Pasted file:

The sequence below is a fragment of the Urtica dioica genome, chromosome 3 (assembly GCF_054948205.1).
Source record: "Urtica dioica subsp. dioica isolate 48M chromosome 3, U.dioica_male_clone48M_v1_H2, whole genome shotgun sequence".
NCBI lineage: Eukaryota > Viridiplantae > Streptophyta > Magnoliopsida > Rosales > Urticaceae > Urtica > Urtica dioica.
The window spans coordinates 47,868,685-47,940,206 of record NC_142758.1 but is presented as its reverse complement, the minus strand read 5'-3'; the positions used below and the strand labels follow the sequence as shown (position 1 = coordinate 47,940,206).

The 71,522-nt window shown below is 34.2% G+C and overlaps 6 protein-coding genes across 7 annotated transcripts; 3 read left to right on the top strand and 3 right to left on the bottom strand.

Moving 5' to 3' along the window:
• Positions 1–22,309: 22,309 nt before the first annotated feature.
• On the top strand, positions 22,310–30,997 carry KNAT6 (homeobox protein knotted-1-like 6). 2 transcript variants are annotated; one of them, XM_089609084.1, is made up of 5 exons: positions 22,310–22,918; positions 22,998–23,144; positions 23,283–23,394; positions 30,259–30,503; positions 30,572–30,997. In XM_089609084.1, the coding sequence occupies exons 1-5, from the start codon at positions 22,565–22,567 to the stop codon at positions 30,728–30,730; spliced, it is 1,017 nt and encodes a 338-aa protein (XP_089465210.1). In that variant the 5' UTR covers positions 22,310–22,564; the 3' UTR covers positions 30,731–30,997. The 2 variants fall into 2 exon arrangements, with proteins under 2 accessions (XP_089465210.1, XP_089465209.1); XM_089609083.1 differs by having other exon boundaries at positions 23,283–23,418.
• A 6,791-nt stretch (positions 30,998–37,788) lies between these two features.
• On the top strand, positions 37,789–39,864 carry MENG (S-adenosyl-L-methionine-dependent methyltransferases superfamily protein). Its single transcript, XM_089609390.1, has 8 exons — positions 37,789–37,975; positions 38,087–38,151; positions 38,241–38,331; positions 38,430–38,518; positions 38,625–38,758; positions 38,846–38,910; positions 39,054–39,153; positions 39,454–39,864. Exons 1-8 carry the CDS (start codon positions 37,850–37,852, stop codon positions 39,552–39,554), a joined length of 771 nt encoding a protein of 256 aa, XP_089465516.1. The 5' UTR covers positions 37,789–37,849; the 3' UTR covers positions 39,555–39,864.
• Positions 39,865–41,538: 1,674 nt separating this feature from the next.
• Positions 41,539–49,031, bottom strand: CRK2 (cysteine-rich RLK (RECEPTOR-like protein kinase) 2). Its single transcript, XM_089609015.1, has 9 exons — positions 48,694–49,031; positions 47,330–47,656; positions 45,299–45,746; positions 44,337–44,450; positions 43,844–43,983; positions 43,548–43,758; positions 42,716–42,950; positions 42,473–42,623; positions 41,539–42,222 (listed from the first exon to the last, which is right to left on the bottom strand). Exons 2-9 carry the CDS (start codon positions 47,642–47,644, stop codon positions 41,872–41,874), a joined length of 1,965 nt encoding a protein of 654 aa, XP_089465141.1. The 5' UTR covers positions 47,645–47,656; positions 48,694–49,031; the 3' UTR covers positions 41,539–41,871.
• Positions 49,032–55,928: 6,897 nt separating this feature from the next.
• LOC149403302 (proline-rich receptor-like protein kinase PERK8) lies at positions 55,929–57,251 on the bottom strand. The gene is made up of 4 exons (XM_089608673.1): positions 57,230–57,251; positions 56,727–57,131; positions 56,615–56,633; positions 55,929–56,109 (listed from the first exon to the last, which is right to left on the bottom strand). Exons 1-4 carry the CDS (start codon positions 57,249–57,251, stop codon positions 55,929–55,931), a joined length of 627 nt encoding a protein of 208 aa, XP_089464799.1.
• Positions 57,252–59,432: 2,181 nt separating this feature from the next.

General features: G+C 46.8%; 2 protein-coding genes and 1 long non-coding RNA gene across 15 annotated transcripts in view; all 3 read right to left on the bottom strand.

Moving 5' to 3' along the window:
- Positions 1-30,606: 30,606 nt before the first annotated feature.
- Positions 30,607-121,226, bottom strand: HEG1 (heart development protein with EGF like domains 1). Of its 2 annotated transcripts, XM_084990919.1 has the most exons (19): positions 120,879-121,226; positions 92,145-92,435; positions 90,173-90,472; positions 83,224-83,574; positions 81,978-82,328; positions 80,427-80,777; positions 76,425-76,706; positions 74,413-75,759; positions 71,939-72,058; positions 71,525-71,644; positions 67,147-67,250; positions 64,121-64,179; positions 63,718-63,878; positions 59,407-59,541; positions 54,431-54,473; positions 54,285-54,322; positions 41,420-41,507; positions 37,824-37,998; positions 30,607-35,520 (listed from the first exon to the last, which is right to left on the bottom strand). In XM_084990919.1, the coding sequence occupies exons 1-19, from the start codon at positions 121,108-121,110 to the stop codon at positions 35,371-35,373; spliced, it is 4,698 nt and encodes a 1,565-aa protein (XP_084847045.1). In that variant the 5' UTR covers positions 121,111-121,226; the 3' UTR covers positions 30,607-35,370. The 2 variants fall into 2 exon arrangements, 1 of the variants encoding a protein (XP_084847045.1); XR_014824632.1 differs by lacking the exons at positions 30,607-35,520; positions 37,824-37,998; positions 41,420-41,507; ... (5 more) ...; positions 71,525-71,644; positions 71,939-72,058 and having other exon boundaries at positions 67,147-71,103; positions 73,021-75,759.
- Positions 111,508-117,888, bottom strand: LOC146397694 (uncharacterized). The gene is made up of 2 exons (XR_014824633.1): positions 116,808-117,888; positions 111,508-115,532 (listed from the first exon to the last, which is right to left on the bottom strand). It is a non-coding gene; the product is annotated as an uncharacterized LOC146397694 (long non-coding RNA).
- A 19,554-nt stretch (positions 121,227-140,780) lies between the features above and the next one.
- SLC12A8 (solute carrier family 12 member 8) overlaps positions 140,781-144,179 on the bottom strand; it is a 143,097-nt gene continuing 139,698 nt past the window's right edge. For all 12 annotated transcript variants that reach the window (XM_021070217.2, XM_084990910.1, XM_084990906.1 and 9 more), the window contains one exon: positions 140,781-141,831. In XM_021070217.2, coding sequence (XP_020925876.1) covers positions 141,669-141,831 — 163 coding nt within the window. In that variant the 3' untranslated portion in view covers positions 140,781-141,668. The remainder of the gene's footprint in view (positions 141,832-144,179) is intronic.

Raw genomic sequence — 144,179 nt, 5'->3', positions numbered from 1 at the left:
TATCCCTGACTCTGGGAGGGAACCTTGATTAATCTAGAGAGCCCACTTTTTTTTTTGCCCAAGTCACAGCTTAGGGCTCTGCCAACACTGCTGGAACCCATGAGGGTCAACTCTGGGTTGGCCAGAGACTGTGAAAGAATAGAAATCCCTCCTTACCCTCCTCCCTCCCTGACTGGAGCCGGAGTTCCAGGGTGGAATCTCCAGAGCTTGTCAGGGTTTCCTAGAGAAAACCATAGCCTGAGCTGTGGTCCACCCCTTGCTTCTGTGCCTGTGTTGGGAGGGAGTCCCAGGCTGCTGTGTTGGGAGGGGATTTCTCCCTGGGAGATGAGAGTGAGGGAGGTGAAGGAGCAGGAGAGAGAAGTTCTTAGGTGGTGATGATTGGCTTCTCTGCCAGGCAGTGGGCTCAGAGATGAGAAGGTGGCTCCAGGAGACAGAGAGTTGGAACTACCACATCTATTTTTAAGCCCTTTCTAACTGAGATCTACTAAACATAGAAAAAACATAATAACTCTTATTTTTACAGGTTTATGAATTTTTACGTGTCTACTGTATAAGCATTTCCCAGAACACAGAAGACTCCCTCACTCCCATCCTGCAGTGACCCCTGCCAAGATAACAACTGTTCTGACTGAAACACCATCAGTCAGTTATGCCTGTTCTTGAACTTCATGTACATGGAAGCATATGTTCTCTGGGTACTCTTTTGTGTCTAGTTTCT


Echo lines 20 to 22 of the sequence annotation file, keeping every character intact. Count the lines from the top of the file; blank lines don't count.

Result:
- Positions 111,508-117,888, bottom strand: LOC146397694 (uncharacterized). The gene is made up of 2 exons (XR_014824633.1): positions 116,808-117,888; positions 111,508-115,532 (listed from the first exon to the last, which is right to left on the bottom strand). It is a non-coding gene; the product is annotated as an uncharacterized LOC146397694 (long non-coding RNA).
- A 19,554-nt stretch (positions 121,227-140,780) lies between the features above and the next one.
- SLC12A8 (solute carrier family 12 member 8) overlaps positions 140,781-144,179 on the bottom strand; it is a 143,097-nt gene continuing 139,698 nt past the window's right edge. For all 12 annotated transcript variants that reach the window (XM_021070217.2, XM_084990910.1, XM_084990906.1 and 9 more), the window contains one exon: positions 140,781-141,831. In XM_021070217.2, coding sequence (XP_020925876.1) covers positions 141,669-141,831 — 163 coding nt within the window. In that variant the 3' untranslated portion in view covers positions 140,781-141,668. The remainder of the gene's footprint in view (positions 141,832-144,179) is intronic.